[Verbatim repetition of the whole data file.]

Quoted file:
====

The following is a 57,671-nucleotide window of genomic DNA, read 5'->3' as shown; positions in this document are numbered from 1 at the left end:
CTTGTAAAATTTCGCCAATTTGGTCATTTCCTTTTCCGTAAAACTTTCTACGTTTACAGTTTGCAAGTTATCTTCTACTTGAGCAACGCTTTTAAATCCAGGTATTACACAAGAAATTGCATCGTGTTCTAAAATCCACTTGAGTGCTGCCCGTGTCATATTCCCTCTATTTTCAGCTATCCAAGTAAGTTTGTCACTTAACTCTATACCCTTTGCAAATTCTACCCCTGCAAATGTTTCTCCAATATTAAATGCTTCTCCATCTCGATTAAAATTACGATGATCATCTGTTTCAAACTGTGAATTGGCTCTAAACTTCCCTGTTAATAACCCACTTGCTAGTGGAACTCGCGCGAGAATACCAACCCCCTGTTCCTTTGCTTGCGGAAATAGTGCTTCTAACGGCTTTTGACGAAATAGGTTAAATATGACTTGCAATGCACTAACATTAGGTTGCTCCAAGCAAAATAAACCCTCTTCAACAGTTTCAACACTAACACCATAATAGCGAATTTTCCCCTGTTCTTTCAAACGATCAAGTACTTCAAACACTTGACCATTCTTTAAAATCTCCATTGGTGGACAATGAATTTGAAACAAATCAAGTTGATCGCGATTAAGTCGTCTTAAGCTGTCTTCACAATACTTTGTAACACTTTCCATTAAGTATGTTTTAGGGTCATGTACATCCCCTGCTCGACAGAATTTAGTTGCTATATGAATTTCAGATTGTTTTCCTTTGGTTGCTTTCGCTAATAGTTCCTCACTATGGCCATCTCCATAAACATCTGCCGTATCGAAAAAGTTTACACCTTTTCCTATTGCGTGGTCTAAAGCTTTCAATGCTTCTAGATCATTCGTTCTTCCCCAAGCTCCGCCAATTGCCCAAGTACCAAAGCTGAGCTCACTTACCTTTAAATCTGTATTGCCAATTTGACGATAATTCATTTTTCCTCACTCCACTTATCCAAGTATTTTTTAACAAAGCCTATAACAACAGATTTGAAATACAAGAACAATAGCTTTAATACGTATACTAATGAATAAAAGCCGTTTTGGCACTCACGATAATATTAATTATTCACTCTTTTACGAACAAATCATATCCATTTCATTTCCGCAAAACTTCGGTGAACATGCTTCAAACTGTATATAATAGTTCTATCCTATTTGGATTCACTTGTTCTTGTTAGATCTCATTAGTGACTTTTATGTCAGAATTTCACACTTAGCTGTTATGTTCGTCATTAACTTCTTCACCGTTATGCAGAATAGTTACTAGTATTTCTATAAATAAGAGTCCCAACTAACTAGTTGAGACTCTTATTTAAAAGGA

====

The following is a 57,671-nucleotide window of genomic DNA, read 5'->3' as shown; positions in this document are numbered from 1 at the left end:
CTTGTAAAATTTCGCCAATTTGGTCATTTCCTTTTCCGTAAAACTTTCTACGTTTACAGTTTGCAAGTTATCTTCTACTTGAGCAACGCTTTTAAATCCAGGTATTACACAAGAAATTGCATCGTGTTCTAAAATCCACTTGAGTGCTGCCCGTGTCATATTCCCTCTATTTTCAGCTATCCAAGTAAGTTTGTCACTTAACTCTATACCCTTTGCAAATTCTACCCCTGCAAATGTTTCTCCAATATTAAATGCTTCTCCATCTCGATTAAAATTACGATGATCATCTGTTTCAAACTGTGAATTGGCTCTAAACTTCCCTGTTAATAACCCACTTGCTAGTGGAACTCGCGCGAGAATACCAACCCCCTGTTCCTTTGCTTGCGGAAATAGTGCTTCTAACGGCTTTTGACGAAATAGGTTAAATATGACTTGCAATGCACTAACATTAGGTTGCTCCAAGCAAAATAAACCCTCTTCAACAGTTTCAACACTAACACCATAATAGCGAATTTTCCCCTGTTCTTTCAAACGATCAAGTACTTCAAACACTTGACCATTCTTTAAAATCTCCATTGGTGGACAATGAATTTGAAACAAATCAAGTTGATCGCGATTAAGTCGTCTTAAGCTGTCTTCACAATACTTTGTAACACTTTCCATTAAGTATGTTTTAGGGTCATGTACATCCCCTGCTCGACAGAATTTAGTTGCTATATGAATTTCAGATTGTTTTCCTTTGGTTGCTTTCGCTAATAGTTCCTCACTATGGCCATCTCCATAAACATCTGCCGTATCGAAAAAGTTTACACCTTTTCCTATTGCGTGGTCTAAAGCTTTCAATGCTTCTAGATCATTCGTTCTTCCCCAAGCTCCGCCAATTGCCCAAGTACCAAAGCTGAGCTCACTTACCTTTAAATCTGTATTGCCAATTTGACGATAATTCATTTTTCCTCACTCCACTTATCCAAGTATTTTTTAACAAAGCCTATAACAACAGATTTGAAATACAAGAACAATAGCTTTAATACGTATACTAATGAATAAAAGCCGTTTTGGCACTCACGATAATATTAATTATTCACTCTTTTACGAACAAATCATATCCATTTCATTTCCGCAAAACTTCGGTGAACATGCTTCAAACTGTATATAATAGTTCTATCCTATTTGGATTCACTTGTTCTTGTTAGATCTCATTAGTGACTTTTATGTCAGAATTTCACACTTAGCTGTTATGTTCGTCATTAACTTCTTCACCGTTATGCAGAATAGTTACTAGTATTTCTATAAATAAGAGTCCCAACTAACTAGTTGAGACTCTTATTTAAAAGGA